There are 44 results for "Megrahi"
The family of Abdelbaset al-Megrahi, along with 24 relatives of Lockerbie bombing victims, have today launched a posthumous appeal against the Libyan's convictions.
It marks the latest step in a protracted legal battle since Megrahi's conviction at a special court in the Netherlands in 2001.
- May 2000: Megrahi and another Libyan, Al Amin Khalifa Fahima, begin trial at a special Scottish court sitting in the Netherlands.
- January 2001: Megrahi convicted of murdering 270 people, Fahima is acquitted.
- January 2002: First appeal, heard in front of five judges, is unsuccessful - Megrahi begins a life sentence in a Glasgow prison.
- June 2007: Scottish Criminal Case Review Commission (SCRCC) sends case to the High Court for appeal, saying Megrahi "may have suffered a miscarriage of justice".
- August 2009: Megrahi released from prison on compassionate grounds after doctors say he will die from cancer within months.
- May 2012: Megrahi dies at home in Tripoli.
- June 2014: Megrahi's family and relatives of victim announce a new appeal is being sent to the SCCRC.
The Foreign Office tonight insisted an investigation into the Lockerbie bomb is ongoing:
- 270 people were killed in the bombing of Pan Am flight 103 over Lockerbie, Scotland in 1988
- Libyan intelligence officer, Abdelbaset al-Megrahi, is the only person to have been convicted in connection with the attack
- Megrahi was released from jail by the Scottish government on compassionate grounds after being diagnosed with prostate cancer
- He died last year still protesting his innocence
- Since the fall of the Gaddafi regime in 2011, British investigators have been working to establish if there are other individuals in Libya who could be brought to trial for their involvement in the attack
- The Libyan Government reportedly considers the matter "settled".
David Cameron is to host his Libyan counterpart for talks in 10 Downing Street tomorrow, it was announced today.
Abdurrahim El-Keib was appointed interim prime minister of Libya in October last year, days after the overthrow of dictator Muammar Gaddafi following a violent uprising backed by the UK.
It is thought likely that Mr Cameron and Mr El-Keib will discuss the reconstruction of the country following last year's revolution, as well as the question of whether Gaddafi's son Saif al-Islam should be tried in an international court or in Libya.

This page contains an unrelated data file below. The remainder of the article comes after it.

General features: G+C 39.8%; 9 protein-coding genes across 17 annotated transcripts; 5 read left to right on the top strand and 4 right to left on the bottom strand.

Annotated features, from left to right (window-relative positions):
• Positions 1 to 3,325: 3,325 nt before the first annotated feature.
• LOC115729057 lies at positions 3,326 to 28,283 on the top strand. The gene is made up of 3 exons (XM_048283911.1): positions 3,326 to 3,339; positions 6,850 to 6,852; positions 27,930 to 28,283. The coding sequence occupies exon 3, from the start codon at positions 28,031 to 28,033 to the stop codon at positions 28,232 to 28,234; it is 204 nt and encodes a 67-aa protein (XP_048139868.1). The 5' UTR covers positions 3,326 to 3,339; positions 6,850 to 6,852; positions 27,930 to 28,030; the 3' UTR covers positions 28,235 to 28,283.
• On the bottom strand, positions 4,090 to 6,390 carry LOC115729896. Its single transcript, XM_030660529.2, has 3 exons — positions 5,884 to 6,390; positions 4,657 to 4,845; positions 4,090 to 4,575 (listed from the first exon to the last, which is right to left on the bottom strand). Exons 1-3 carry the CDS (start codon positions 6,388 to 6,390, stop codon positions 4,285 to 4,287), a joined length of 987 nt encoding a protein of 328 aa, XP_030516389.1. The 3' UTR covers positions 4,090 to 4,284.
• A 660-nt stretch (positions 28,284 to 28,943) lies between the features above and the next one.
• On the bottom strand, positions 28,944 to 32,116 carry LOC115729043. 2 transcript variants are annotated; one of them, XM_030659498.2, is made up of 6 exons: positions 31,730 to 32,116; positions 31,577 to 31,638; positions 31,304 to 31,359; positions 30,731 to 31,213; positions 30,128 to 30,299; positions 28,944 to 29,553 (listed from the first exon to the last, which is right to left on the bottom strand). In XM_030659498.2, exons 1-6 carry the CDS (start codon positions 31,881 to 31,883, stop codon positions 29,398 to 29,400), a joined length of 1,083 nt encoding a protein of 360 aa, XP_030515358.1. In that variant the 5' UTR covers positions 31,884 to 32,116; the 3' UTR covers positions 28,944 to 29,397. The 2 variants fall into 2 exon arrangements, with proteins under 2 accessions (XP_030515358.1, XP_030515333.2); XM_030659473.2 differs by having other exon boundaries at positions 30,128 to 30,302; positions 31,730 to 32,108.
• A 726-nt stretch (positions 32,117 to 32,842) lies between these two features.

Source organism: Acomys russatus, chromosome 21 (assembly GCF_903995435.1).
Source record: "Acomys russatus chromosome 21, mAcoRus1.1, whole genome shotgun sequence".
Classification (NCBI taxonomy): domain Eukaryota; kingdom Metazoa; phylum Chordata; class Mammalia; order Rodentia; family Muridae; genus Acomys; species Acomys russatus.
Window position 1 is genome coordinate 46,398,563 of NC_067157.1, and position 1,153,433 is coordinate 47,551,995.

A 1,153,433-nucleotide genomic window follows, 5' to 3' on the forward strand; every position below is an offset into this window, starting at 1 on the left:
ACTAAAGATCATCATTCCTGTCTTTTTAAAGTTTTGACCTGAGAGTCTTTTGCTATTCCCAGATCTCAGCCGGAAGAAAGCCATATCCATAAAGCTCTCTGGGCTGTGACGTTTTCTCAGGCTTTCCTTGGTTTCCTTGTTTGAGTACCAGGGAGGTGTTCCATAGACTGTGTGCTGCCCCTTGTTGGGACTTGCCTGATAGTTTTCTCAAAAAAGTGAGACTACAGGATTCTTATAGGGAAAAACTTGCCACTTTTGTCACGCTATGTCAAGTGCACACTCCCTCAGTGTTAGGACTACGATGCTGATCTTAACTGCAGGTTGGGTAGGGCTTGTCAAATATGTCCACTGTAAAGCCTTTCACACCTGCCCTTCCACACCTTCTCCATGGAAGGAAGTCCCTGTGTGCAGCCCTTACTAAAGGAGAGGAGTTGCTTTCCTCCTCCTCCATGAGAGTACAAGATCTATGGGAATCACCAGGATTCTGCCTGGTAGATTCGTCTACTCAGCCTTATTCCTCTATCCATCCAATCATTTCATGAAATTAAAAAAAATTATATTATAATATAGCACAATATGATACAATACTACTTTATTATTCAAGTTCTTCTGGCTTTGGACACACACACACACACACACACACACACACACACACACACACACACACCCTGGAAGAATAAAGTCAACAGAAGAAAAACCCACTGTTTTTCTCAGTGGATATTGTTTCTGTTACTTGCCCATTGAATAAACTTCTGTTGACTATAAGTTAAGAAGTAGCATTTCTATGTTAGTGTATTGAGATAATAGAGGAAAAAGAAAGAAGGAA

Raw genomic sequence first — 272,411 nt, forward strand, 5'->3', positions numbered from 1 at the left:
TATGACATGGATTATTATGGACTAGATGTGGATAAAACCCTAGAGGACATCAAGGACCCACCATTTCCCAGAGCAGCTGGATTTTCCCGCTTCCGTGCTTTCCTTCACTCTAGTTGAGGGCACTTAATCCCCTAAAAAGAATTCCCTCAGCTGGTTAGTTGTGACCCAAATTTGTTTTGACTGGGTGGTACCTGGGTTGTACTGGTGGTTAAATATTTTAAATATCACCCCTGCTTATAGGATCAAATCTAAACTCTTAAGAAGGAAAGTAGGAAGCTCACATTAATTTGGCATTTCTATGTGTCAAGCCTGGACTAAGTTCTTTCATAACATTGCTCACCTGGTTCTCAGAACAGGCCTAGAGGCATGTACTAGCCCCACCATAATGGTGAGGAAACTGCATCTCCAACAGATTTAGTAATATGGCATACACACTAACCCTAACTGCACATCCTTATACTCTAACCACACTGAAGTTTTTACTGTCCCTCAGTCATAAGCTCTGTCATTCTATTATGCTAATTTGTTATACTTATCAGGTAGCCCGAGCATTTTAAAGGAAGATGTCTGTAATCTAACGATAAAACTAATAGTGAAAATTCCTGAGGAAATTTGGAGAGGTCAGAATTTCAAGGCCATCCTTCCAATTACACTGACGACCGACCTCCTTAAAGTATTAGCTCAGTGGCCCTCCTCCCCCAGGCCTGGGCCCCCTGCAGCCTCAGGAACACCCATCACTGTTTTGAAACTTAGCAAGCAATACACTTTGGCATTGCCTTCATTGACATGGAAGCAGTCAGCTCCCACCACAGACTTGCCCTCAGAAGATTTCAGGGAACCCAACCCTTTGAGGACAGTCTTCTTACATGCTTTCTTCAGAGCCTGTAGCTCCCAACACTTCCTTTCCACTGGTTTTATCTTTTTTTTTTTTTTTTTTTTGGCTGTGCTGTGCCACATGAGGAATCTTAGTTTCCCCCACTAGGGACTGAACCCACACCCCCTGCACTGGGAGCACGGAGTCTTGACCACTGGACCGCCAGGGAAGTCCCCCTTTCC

Just days after the death of the only person convicted of the Lockerbie bombing, Abdelbaset al-Megrahi, they may also discuss whether any further evidence relating to the atrocity has emerged in the wake of the downfall of the Gaddafi regime.
The burial took place today of the convicted Lockerbie bomber Abdelbasset al-Megrahi - but the truth over whether anyone else was involved might not, after all, have been buried with him.
The Lord Advocate in Scotland said today he is confident more people will be charged.
The death of Megrahi has reignited the debate as to whether he should have been allowed back to Libya to die three years ago.
Kenny MacAskill, the Scottish Secretary for Justice, has defended that decision:
Around a hundred family members and mourners, including a few Gaddafi-era officials, attended the funeral of Lockerbie bomber Abdelbaset al-Megrahi. He died yesterday in his home surrounded by his family.
His funeral has not made any of the three main television channels in Libya so far: many within the country are focused on the upcoming elections after overthrowing Muammar Gaddafi last year.
US Senator Charles Schumer said it was a "grave injustice" that Lockerbie bomber Abdelbaset Ali al-Megrahi was allowed to die at home, surrounded by his family and friends.
The New York state senator said the Lockerbie bomb attack that killed 270 people was one of the "greatest injustices that has happened in the last hundred years"
The plane crash in Lockerbie, Scotland, took a heavy toll on New York, with 35 students from Syracuse University and two from the State University of New York at Oswego among the 270 victims.
The only man convicted of the 1988 Lockerbie bombing Abdelbaset al-Megrahi, has been buried with little fanfare near the Libyan capital, with just under 100 family members and passers-by in attendance.
Dumfries and Galloway police say their Lockerbie investigation will continue in order to bring justice to the others involved. I think it's fair to say people in Lockerbie are not spending much time reflecting on the death of al-Megrahi, most just want to move on.
The Scottish Criminal Cases Review Commision (SCCRC) confirmed that al-Megrahi's family or 'an interested party' can apply to have his conviction reviewed again. However SCCRC will not accept a case where the only issues raised are the same as matters it rejected in the previous review.
If a new application for a review is made SCCRC would consider reasons for the abandonment of al-Megrahi's 2nd appeal before it would accept the case.
Bert Ammerman, whose brother died in the Lockerbie bomb said the death of al-Megrahi was no reason to stop investigating who was behind the atrocity. He called on President Obama reopen the investigation into the attack that killed 270 people.